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Lecture

Intro To Ethics 275.docx

17 Pages
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Department
Philosophy
Course Code
PHL275H1
Professor
Joseph Boyle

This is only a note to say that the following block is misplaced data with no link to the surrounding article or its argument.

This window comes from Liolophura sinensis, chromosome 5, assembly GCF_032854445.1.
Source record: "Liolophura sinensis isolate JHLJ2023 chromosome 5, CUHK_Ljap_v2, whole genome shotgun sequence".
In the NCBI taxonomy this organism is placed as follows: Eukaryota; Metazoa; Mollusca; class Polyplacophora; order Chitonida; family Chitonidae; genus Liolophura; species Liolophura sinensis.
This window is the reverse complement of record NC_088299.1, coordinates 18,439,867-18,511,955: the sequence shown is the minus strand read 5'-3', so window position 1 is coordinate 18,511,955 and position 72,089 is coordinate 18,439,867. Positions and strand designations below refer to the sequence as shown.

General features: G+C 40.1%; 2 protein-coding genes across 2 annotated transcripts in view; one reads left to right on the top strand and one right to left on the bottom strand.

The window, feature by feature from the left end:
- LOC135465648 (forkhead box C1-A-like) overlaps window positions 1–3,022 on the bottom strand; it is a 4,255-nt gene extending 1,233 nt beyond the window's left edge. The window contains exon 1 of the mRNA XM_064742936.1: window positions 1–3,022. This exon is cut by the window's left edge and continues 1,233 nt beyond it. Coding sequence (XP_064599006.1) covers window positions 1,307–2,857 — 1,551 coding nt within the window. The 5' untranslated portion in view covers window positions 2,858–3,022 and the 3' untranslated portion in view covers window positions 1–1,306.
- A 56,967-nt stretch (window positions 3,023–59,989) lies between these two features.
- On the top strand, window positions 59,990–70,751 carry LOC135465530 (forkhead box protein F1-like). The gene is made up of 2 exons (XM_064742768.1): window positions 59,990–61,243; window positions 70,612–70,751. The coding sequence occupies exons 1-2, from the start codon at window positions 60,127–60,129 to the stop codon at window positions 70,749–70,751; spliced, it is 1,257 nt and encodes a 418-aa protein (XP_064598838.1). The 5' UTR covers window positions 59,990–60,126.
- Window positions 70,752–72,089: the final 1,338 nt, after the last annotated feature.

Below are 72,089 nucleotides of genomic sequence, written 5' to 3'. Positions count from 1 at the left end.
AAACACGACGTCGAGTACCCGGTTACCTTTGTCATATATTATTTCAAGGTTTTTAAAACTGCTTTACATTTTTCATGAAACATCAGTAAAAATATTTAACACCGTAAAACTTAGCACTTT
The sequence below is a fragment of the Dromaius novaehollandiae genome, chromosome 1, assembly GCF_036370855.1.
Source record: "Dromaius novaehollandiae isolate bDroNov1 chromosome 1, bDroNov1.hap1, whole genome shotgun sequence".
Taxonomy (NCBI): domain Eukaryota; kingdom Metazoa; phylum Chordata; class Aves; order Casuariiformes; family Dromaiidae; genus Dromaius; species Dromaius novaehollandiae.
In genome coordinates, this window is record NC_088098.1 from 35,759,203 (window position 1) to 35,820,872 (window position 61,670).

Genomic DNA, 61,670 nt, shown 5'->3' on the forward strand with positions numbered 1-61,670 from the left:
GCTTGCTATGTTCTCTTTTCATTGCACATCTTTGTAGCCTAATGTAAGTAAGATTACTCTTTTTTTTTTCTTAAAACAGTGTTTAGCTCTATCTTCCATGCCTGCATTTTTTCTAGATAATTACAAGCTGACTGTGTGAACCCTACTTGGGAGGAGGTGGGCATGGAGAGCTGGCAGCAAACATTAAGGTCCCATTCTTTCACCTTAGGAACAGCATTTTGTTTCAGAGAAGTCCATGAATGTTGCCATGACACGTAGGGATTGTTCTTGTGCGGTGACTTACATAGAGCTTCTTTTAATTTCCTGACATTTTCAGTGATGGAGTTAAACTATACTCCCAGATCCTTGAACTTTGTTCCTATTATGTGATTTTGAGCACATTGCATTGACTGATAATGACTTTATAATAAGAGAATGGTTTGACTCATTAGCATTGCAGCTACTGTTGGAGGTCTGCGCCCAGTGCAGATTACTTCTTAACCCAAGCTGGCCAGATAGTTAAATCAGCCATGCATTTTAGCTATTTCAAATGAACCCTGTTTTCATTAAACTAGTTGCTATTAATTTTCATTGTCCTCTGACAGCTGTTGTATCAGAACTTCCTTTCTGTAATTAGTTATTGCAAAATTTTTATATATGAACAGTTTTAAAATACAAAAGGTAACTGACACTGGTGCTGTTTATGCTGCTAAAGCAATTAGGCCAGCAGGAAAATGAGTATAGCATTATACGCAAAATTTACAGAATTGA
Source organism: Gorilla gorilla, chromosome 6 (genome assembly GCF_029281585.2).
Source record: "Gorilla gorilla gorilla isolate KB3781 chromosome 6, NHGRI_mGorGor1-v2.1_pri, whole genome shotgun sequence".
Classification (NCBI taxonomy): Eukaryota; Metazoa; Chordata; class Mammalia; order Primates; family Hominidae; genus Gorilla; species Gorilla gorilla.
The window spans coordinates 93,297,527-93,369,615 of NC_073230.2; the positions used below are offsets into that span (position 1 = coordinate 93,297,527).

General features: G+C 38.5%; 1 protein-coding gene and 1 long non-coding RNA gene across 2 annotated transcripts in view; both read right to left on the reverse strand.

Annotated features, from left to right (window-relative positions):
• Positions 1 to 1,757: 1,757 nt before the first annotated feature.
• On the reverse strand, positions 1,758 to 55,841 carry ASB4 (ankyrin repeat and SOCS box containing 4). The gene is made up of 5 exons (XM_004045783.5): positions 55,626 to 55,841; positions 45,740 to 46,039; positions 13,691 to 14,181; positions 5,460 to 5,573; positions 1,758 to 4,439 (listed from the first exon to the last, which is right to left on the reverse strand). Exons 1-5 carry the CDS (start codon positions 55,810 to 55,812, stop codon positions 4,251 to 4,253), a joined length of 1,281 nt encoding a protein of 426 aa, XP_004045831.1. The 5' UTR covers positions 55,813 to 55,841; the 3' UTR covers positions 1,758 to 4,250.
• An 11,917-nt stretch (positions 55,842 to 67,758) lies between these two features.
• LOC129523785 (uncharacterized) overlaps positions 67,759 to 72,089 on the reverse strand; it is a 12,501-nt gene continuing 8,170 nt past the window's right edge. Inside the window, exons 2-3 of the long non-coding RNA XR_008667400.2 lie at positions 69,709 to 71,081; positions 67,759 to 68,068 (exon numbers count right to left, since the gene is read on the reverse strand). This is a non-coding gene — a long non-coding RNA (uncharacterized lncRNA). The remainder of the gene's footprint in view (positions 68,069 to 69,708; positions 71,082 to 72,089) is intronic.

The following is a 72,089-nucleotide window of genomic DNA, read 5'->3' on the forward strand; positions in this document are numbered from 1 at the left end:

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Intro To Ethics 275 9/10/2012 5:11:00 AM Monday, September 17 Morality As A Necessary Evil All morality is, is manipulation by those who are smart enough to do it Morality like medicine you dont like to take it, but take it when you have to Conforming to morality is a way of getting along with people, and gain View of Glaucon Morality not something we prize for ourselves, but prize it as a device shown by Ring of Gyges story - Glaucon Morality is instrumental according to Glaucon We have to buy into it b/c unless we go along w/other people we will be in danger Fear is greater in most situations than our desire to accumulate things For Hobbs when you buy into the contract of morality, there is no buy-out Nothing that allows for the rational opt-out in Hobbs view But views very close otherwise Platos response via Socrates that Glaucons conception of what human motivation is, is over-simplified and stupid; accuses Glaucon of thinking of humans as machines for getting what they want There is within every person, diversity three parts: Thinking, reflecting rational Desiring, pleasures, and satisfactions Fighting, spirited, struggling Socrates claims Glaucon sees humans as only the desiring part with the other two as counterparts to serving the desiring part of humans These three parts must fit together in a harmonious, rational operation for one to have a happy life This is how one works internally, and how people work as a successful society You cant have a happy life or a successful society unless these parts work Socrates thought obviously our reason, to plan, think ect. Of the three parts, would dominate Glaucons man would be at war with himself, not a happy man b/c his acquisitiveness would take over himself and he would be unstable Socrates hasnt sufficiently refuted Glaucons view, but provided an alternative view Hobbes runs with the view Glaucon holds Hume has got the same general point against Hobbes that Socrates had against Glaucon there is something to easy & too superficial about what makes humans tick For Hobbes the key thing of morality is that we get it out of a social contract, we have interest There is no morality before we enter into a social contract Hobbes tries to show that humans are interested in one thing only: satisfying desires One dominating desire: staying alive; since we cannot desire anything else without being alive Many lower level desires, what is desired is the next thing that is desired & a happy life is getting what you want again and again Hobbes idea is that morality is an instrument for each person who enters the system (the society), and it is in the interest of all the parties to enter the deal, but once they are in they cant get out To have a deal (morality) you must have an enforcer; so who is the enforcer? God according to Hobbes But God is at a distance, you need a sheriff Hobbes definitions of good & evil: Whatever is good, is whatever you desire; what makes something good is your appetite to obtain it It is not that you judge something as good and then desire it because of such What is evil is what is of ones contempt, what you want to stay away from Happiness is the continual progress of desire, from one object to another; constant striving to get something, the next thing you want Survival has weight in this view The state of nature is defined by the lack of law and order Doing whatever you have to do to stay alive Human equality is such that though there are differences, they are inconsequential Goods are scarce enough that we will come into conflict, and when we conflict we discover that one thing we really like is beating up on each other We have a war of everybody against everybody, this is the condition of the state of nature Wednesday, September 19 Glaucons view of morality rather cynical Hobbes idea is morality is a constraint placed on ourselves voluntarily mainly motivated by our own self-interest this requires we constrain ourselves in some way Rational self-interest requires we make some sort of non-aggression pact For Hobbes happiness is the constant progression of seeking and acquiring desired things Very self-centered and egoistic picture/view we are given There is rough equality between people in intelligence, strength, power Once in conflict, people quite like dominating others Human motivation + the conditions of the world & the supposition that there is no king or authority controlling the population to not be nasty, we would have a brute, violent state of war among all people A situation that is intolerable There must be some sort of deal made among people to ensure that your own, and their own life are not cut short Contracts must be backed up by some sort of power; issue of enforcement is an issue for Hobbes The state of nature according to Hobbes is a state in which people live without a common power Hobbes could be magnifying egoism Could be much more humanized, where egoism could apply to your family, your town, ect. When it comes to conflicts Natural Laws: First - is the rational need to pursue peace and defend oneself with war as necessary for obvious, life-shortening reasons Your pursuit of peace must still be in your best interest Second - is willingness to lay down ones right to all things if others do the same For Hobbes the right to all things means before any society/laws, no one can tell you what is right; at liberty to do what you need to survive This second law is a way to pursue peace as in the first law The only thing that does this is a social contract Third - is a gloss on The Golden Rule? Morality is not something given in the nature of things as per Hobbes, it is something we create and invent Only get just and unjust, good and bad, ect., when youve made a social contract; entirely a human creation An issue of having an enforcer of the social contract who is not themselves a member of the social contract you cant Enforcement problem is a weak link in Hobbes account of morality No morality prior to the deal/contract, but how can this be without an enforcer For Hume, there is some prior intrinsic moral good or rationality If you can violate the third natural law of keeping covenants without violating the first two laws therefore risking war, why shouldnt this be rational? Hume thinks that justice the set of rules in which we organize society i.e. courts, ect. was an invention, an artificial virtue; agrees with Hobbes But disagrees with Hobbes where at the basis of the artificial virtue of justice there is something deeper and more fundamental the natural virtues Things people understood to be good and bad on their own Hume believes even in a state of nature you would still have moral judgments independent of social contracts In this view, emphasis on and enforcer is not necessary because it already exists You cant get the motivation to cooperate for the common good of a society to the point of creating the rules and settings of justice without the morality and reasoning to do that